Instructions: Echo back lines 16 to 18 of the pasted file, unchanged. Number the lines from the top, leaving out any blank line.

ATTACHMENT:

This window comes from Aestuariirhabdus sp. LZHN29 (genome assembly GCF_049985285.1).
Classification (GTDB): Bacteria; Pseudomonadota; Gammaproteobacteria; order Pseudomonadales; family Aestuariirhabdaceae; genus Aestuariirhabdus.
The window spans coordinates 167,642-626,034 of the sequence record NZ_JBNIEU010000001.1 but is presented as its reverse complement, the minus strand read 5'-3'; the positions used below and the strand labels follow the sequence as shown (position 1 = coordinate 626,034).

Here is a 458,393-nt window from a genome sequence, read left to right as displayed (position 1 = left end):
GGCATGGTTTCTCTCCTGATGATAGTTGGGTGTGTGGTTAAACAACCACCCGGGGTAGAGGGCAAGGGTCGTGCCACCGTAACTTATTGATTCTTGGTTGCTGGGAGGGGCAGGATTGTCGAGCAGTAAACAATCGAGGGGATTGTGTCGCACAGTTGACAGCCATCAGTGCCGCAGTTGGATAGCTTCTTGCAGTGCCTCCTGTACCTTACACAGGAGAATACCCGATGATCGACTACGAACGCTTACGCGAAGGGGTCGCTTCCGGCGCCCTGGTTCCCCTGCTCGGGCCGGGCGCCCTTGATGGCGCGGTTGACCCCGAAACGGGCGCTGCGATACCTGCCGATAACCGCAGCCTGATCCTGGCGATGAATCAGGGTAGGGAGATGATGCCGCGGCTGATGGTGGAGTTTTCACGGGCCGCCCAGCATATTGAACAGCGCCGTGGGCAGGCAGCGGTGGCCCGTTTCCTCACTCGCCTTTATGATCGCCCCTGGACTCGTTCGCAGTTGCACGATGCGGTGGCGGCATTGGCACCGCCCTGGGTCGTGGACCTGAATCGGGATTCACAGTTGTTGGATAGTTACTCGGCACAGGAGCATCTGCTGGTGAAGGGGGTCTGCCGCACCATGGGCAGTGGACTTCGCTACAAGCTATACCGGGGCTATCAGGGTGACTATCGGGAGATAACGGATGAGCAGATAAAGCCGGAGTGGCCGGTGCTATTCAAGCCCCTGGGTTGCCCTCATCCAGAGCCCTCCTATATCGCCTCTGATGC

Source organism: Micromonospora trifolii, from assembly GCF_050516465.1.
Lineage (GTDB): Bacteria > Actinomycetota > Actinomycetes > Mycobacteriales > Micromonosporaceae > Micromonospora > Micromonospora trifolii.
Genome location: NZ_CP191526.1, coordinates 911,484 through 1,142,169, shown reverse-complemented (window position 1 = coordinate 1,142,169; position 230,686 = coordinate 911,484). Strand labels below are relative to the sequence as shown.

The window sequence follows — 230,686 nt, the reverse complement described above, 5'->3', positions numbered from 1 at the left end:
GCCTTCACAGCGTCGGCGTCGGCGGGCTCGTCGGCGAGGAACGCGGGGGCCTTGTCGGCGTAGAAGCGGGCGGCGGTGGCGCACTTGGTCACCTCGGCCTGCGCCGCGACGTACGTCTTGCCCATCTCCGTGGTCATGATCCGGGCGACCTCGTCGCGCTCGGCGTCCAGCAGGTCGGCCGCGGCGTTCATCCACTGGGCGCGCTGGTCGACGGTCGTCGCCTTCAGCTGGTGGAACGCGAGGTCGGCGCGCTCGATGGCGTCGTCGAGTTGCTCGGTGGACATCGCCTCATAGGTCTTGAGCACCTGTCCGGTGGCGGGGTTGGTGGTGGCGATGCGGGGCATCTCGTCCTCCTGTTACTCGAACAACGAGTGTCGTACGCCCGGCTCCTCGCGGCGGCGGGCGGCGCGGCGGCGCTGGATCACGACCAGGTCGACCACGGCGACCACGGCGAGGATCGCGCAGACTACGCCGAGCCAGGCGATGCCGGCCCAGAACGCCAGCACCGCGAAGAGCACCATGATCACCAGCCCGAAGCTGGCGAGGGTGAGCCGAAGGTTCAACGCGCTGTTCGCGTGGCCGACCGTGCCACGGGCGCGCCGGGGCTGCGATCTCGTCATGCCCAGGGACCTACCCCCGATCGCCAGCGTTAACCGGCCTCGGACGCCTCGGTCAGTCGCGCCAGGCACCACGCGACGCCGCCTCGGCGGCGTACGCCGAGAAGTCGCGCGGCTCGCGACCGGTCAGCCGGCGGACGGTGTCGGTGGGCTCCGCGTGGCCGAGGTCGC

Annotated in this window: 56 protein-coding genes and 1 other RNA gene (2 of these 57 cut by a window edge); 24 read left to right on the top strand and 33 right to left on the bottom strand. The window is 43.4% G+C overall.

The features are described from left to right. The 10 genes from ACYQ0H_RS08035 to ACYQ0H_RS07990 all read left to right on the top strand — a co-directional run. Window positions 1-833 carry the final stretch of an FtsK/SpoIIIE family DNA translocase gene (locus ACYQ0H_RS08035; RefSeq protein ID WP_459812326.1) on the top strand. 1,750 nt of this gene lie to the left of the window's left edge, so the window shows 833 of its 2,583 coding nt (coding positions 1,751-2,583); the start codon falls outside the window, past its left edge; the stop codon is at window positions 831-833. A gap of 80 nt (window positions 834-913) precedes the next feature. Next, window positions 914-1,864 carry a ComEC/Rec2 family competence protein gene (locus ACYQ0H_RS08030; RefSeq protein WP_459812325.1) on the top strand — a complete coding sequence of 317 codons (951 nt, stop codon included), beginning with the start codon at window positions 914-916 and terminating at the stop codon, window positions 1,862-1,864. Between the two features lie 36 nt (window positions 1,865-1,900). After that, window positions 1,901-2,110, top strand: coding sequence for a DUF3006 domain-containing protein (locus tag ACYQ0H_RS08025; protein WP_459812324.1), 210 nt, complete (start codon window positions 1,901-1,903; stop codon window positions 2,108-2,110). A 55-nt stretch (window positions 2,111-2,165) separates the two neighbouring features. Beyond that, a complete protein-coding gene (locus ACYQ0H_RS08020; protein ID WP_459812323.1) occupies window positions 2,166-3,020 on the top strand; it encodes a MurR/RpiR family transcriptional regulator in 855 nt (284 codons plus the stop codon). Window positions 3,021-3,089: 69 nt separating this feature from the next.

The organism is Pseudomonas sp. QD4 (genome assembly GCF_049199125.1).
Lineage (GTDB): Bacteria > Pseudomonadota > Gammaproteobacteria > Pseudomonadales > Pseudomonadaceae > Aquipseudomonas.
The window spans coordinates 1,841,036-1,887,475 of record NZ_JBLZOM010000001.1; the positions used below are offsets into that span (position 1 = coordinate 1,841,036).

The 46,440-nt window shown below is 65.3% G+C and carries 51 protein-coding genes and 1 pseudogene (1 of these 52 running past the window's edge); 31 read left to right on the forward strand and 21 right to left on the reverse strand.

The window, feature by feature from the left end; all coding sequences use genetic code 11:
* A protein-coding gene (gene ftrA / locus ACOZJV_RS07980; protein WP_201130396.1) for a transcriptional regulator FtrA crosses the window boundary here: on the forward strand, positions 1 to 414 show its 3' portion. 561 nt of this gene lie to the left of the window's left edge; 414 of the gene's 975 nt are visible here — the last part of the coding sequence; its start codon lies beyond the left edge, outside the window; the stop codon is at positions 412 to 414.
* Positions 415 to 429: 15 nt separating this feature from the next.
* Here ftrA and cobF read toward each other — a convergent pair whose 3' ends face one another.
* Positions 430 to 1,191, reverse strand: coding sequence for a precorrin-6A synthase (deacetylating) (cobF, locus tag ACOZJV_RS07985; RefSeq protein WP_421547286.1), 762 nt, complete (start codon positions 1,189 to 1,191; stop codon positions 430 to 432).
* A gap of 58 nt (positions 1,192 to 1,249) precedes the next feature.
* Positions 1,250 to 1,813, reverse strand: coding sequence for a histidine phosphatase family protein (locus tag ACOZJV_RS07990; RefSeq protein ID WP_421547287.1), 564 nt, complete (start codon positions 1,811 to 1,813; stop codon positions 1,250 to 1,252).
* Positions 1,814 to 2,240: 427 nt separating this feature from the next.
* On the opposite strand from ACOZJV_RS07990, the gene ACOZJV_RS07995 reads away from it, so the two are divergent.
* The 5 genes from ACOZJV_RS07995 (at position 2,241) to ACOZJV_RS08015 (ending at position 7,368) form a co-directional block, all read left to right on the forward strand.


The 46,440-nt window shown below is 65.3% G+C and carries 51 protein-coding genes and 1 pseudogene (1 of these 52 running past the window's edge); 31 read left to right on the forward strand and 21 right to left on the reverse strand.

The window, feature by feature from the left end; all coding sequences use genetic code 11:
* A protein-coding gene (gene ftrA / locus ACOZJV_RS07980; protein WP_201130396.1) for a transcriptional regulator FtrA crosses the window boundary here: on the forward strand, positions 1 to 414 show its 3' portion. 561 nt of this gene lie to the left of the window's left edge; 414 of the gene's 975 nt are visible here — the last part of the coding sequence; its start codon lies beyond the left edge, outside the window; the stop codon is at positions 412 to 414.